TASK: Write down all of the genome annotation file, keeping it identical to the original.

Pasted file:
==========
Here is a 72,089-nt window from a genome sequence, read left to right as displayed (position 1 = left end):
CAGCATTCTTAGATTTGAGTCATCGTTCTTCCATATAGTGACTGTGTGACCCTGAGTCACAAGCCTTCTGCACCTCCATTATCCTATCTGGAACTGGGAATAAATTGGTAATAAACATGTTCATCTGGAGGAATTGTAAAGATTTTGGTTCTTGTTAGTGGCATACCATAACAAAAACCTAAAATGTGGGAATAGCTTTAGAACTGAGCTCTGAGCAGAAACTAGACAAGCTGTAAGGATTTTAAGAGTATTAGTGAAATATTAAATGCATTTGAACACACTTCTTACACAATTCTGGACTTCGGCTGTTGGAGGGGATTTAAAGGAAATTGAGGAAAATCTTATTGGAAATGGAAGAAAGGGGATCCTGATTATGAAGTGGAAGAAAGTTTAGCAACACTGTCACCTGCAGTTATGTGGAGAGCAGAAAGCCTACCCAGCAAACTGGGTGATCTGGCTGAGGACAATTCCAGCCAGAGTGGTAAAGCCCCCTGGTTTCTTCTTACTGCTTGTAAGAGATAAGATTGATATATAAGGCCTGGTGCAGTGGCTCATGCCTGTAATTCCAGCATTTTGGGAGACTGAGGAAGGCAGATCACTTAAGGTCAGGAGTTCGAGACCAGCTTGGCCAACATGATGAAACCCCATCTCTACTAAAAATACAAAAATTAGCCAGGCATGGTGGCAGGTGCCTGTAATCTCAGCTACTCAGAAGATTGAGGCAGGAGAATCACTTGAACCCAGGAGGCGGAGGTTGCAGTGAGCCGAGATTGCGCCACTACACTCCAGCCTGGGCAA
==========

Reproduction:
Here is a 72,089-nt window from a genome sequence, read left to right as displayed (position 1 = left end):
CAGCATTCTTAGATTTGAGTCATCGTTCTTCCATATAGTGACTGTGTGACCCTGAGTCACAAGCCTTCTGCACCTCCATTATCCTATCTGGAACTGGGAATAAATTGGTAATAAACATGTTCATCTGGAGGAATTGTAAAGATTTTGGTTCTTGTTAGTGGCATACCATAACAAAAACCTAAAATGTGGGAATAGCTTTAGAACTGAGCTCTGAGCAGAAACTAGACAAGCTGTAAGGATTTTAAGAGTATTAGTGAAATATTAAATGCATTTGAACACACTTCTTACACAATTCTGGACTTCGGCTGTTGGAGGGGATTTAAAGGAAATTGAGGAAAATCTTATTGGAAATGGAAGAAAGGGGATCCTGATTATGAAGTGGAAGAAAGTTTAGCAACACTGTCACCTGCAGTTATGTGGAGAGCAGAAAGCCTACCCAGCAAACTGGGTGATCTGGCTGAGGACAATTCCAGCCAGAGTGGTAAAGCCCCCTGGTTTCTTCTTACTGCTTGTAAGAGATAAGATTGATATATAAGGCCTGGTGCAGTGGCTCATGCCTGTAATTCCAGCATTTTGGGAGACTGAGGAAGGCAGATCACTTAAGGTCAGGAGTTCGAGACCAGCTTGGCCAACATGATGAAACCCCATCTCTACTAAAAATACAAAAATTAGCCAGGCATGGTGGCAGGTGCCTGTAATCTCAGCTACTCAGAAGATTGAGGCAGGAGAATCACTTGAACCCAGGAGGCGGAGGTTGCAGTGAGCCGAGATTGCGCCACTACACTCCAGCCTGGGCAA